Critically evaluate the Vernal Project and work with us to make it even better. What has been overlooked? How could we make the project stronger?
• Create Your Own Better Project
If a better system is thine, impart it; if not, make use of mine.
Critically evaluate the Vernal Project and design a better one: What experiences have you had that contradict my assumptions? What kind of project would make more sense? Start a project that you believe would be more likely to succeed. Go for it! May the best project succeed! Every effort for progressive social change contributes to our ultimate success.
• Work with Other Social Change Efforts
If you do not have the necessary desire, skills, or experience to become an initiator of the Vernal Project and you do not plan to launch your own project, then join an existing social change effort. There is much work to do, and many good organizations with which to work. Find a group that appeals to you and do what you can to make the world better.
What You Can Do Right Now to Learn Activist Skills
If you are reading this before the Vernal Project has reached Phase 3, there probably is not yet a Vernal center in your area. Until there is, you can learn activist skills on your own. Here are some suggestions:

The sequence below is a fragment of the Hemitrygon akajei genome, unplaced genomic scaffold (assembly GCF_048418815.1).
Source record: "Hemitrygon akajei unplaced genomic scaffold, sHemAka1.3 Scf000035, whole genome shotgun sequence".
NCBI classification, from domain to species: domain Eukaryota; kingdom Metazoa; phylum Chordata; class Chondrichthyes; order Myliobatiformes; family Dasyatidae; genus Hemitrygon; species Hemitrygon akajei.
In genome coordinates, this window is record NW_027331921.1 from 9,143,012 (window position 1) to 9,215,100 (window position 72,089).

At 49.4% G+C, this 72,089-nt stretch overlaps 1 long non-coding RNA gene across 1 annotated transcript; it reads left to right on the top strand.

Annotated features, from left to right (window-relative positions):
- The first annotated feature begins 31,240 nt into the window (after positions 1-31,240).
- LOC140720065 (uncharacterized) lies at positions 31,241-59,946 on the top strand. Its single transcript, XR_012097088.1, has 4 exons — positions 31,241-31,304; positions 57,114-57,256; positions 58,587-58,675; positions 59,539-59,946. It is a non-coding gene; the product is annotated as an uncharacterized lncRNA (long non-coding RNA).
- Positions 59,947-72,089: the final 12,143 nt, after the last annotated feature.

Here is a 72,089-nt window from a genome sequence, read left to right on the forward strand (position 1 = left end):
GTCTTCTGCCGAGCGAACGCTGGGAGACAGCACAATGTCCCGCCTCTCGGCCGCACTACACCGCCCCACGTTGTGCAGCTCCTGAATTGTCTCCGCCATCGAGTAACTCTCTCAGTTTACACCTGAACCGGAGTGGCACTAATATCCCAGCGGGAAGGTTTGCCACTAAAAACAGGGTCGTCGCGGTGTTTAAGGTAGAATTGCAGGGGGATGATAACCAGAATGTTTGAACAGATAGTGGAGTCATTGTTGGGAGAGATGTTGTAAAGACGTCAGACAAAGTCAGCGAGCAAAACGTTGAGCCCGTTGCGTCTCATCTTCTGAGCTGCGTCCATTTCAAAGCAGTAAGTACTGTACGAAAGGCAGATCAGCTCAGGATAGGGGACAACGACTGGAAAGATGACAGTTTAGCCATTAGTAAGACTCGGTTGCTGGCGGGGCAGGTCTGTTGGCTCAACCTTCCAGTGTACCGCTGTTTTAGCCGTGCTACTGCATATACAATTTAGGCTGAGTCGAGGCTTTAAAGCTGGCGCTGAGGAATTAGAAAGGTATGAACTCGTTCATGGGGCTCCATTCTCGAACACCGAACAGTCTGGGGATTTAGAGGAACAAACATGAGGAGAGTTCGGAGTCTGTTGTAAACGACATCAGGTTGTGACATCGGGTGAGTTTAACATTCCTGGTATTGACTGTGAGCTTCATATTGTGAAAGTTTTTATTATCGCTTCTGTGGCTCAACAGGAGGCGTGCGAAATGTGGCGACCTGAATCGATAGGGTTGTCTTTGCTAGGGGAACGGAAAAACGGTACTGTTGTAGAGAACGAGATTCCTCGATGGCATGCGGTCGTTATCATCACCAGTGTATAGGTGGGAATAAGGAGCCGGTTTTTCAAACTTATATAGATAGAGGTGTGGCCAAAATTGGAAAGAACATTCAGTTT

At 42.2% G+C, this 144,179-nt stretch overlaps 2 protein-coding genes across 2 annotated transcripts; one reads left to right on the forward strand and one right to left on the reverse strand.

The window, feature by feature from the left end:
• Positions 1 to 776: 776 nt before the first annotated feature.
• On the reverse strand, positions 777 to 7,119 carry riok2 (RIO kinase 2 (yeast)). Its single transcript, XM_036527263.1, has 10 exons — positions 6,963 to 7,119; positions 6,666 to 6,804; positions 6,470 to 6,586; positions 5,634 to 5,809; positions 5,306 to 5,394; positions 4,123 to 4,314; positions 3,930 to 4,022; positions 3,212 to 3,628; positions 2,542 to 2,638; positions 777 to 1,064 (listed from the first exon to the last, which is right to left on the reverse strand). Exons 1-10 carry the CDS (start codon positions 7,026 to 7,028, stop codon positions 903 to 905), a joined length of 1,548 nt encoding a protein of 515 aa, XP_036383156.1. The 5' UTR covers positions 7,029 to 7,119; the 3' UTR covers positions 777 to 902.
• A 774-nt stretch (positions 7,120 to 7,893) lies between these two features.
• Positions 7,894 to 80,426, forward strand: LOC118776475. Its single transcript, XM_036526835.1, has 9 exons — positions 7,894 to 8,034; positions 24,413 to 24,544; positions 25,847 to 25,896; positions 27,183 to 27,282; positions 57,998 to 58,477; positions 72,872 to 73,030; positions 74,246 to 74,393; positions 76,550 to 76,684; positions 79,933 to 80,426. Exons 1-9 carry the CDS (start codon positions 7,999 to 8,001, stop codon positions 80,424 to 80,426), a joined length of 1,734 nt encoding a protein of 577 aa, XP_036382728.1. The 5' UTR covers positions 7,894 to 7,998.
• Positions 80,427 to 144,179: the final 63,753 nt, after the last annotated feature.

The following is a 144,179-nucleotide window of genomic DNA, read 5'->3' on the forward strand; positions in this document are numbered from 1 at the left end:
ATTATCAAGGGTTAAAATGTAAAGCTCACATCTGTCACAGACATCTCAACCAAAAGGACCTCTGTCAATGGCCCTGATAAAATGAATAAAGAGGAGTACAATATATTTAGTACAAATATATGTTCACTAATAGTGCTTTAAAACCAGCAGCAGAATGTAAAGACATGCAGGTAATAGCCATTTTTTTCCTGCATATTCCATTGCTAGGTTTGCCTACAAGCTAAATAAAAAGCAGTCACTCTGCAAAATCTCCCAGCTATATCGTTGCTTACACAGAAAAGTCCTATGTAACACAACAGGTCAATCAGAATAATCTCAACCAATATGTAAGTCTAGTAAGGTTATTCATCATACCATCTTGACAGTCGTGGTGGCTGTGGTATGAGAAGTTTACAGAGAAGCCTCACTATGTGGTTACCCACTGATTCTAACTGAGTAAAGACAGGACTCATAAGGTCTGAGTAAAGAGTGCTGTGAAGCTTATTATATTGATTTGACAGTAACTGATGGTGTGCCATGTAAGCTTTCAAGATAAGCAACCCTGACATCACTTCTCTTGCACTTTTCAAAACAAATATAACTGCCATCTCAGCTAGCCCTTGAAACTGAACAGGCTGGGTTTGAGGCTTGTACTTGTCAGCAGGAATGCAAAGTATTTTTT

- Read the books and magazines, and explore the web pages listed in Chapter 12 and on the Vernal Project website. Talk with other people who have thought about social change issues. Question your assumptions about current reality. Explore possible paths to create a better society. What would a good society look like? What institutions and cultural norms would need to change? How would they be different? What stands in the way of positive societal change? What is the best way to create a good society? What can you do to move society in that direction? What do you need to know? What do you need to teach others?
- Find a personal transformation technique with which you feel comfortable (such as meditation, counseling, massage, or a support group) and engage in it regularly. What emotional injuries have you incurred? What destructive cultural conditioning have you absorbed? In what ways do you act out dysfunctional behavior? How can you act better? Who could help you? How could they help you? How can you help others?
- Contribute resources (time, money) to activists working for positive social change. What resources do you have? What can you give?
- Work for positive change with other activists. Make a commitment to work at least half time for seven years for fundamental progressive transformation of society.
This chapter describes a preliminary plan for implementing the Vernal Education Project and presents a detailed timeline. This tentative scenario seems feasible, and I intend to do my best to carry it out. Please join me in making it a reality.
We are face to face with our destiny and we must meet it with a high and resolute courage. For us is the life of action, of strenuous performance of duty; let us live in the harness, striving mightily; let us rather run the risk of wearing out than rusting out.
11. Some Objections and Concerns